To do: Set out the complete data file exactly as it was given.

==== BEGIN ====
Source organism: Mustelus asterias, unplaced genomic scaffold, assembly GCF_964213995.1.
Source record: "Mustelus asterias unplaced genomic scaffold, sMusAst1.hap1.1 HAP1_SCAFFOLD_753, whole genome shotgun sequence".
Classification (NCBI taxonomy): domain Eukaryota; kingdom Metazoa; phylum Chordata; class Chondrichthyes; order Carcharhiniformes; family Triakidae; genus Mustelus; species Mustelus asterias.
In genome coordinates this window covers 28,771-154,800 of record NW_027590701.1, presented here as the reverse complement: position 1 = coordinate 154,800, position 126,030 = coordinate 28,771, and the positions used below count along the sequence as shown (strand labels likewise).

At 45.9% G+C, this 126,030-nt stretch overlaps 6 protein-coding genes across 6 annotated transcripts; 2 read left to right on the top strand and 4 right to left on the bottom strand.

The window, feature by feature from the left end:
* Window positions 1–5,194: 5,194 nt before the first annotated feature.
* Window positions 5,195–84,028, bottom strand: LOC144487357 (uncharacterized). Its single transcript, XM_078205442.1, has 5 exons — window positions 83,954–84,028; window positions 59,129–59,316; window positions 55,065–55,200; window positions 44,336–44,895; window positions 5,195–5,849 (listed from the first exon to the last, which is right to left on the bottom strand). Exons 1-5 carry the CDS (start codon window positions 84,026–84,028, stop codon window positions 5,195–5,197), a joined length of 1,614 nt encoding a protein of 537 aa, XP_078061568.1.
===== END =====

Source organism: Mustelus asterias, unplaced genomic scaffold, assembly GCF_964213995.1.
Source record: "Mustelus asterias unplaced genomic scaffold, sMusAst1.hap1.1 HAP1_SCAFFOLD_753, whole genome shotgun sequence".
Classification (NCBI taxonomy): domain Eukaryota; kingdom Metazoa; phylum Chordata; class Chondrichthyes; order Carcharhiniformes; family Triakidae; genus Mustelus; species Mustelus asterias.
In genome coordinates this window covers 28,771-154,800 of record NW_027590701.1, presented here as the reverse complement: position 1 = coordinate 154,800, position 126,030 = coordinate 28,771, and the positions used below count along the sequence as shown (strand labels likewise).

At 45.9% G+C, this 126,030-nt stretch overlaps 6 protein-coding genes across 6 annotated transcripts; 2 read left to right on the top strand and 4 right to left on the bottom strand.

The window, feature by feature from the left end:
* Window positions 1–5,194: 5,194 nt before the first annotated feature.
* Window positions 5,195–84,028, bottom strand: LOC144487357 (uncharacterized). Its single transcript, XM_078205442.1, has 5 exons — window positions 83,954–84,028; window positions 59,129–59,316; window positions 55,065–55,200; window positions 44,336–44,895; window positions 5,195–5,849 (listed from the first exon to the last, which is right to left on the bottom strand). Exons 1-5 carry the CDS (start codon window positions 84,026–84,028, stop codon window positions 5,195–5,197), a joined length of 1,614 nt encoding a protein of 537 aa, XP_078061568.1.